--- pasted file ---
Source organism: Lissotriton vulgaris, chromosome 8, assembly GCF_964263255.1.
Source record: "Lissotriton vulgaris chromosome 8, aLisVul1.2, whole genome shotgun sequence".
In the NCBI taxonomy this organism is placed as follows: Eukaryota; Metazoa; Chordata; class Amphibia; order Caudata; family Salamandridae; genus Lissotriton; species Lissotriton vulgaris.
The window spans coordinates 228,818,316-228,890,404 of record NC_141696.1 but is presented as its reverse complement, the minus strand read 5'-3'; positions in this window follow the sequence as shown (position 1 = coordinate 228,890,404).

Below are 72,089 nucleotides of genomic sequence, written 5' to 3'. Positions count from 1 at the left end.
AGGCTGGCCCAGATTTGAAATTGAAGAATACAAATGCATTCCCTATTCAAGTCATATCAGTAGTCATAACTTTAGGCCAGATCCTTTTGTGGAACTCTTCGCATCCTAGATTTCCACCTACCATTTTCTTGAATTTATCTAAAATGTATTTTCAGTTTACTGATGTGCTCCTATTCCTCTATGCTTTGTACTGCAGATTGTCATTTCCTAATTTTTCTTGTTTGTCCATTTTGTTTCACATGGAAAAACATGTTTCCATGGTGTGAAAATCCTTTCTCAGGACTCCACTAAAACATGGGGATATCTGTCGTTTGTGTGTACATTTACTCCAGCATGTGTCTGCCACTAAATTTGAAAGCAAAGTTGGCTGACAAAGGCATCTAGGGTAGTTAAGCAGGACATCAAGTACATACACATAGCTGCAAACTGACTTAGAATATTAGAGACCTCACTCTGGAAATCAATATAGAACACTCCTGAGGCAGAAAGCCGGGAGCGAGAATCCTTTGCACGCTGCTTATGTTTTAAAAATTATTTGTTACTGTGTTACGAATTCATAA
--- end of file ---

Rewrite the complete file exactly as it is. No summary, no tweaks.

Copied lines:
Source organism: Lissotriton vulgaris, chromosome 8, assembly GCF_964263255.1.
Source record: "Lissotriton vulgaris chromosome 8, aLisVul1.2, whole genome shotgun sequence".
In the NCBI taxonomy this organism is placed as follows: Eukaryota; Metazoa; Chordata; class Amphibia; order Caudata; family Salamandridae; genus Lissotriton; species Lissotriton vulgaris.
The window spans coordinates 228,818,316-228,890,404 of record NC_141696.1 but is presented as its reverse complement, the minus strand read 5'-3'; positions in this window follow the sequence as shown (position 1 = coordinate 228,890,404).

Below are 72,089 nucleotides of genomic sequence, written 5' to 3'. Positions count from 1 at the left end.
AGGCTGGCCCAGATTTGAAATTGAAGAATACAAATGCATTCCCTATTCAAGTCATATCAGTAGTCATAACTTTAGGCCAGATCCTTTTGTGGAACTCTTCGCATCCTAGATTTCCACCTACCATTTTCTTGAATTTATCTAAAATGTATTTTCAGTTTACTGATGTGCTCCTATTCCTCTATGCTTTGTACTGCAGATTGTCATTTCCTAATTTTTCTTGTTTGTCCATTTTGTTTCACATGGAAAAACATGTTTCCATGGTGTGAAAATCCTTTCTCAGGACTCCACTAAAACATGGGGATATCTGTCGTTTGTGTGTACATTTACTCCAGCATGTGTCTGCCACTAAATTTGAAAGCAAAGTTGGCTGACAAAGGCATCTAGGGTAGTTAAGCAGGACATCAAGTACATACACATAGCTGCAAACTGACTTAGAATATTAGAGACCTCACTCTGGAAATCAATATAGAACACTCCTGAGGCAGAAAGCCGGGAGCGAGAATCCTTTGCACGCTGCTTATGTTTTAAAAATTATTTGTTACTGTGTTACGAATTCATAA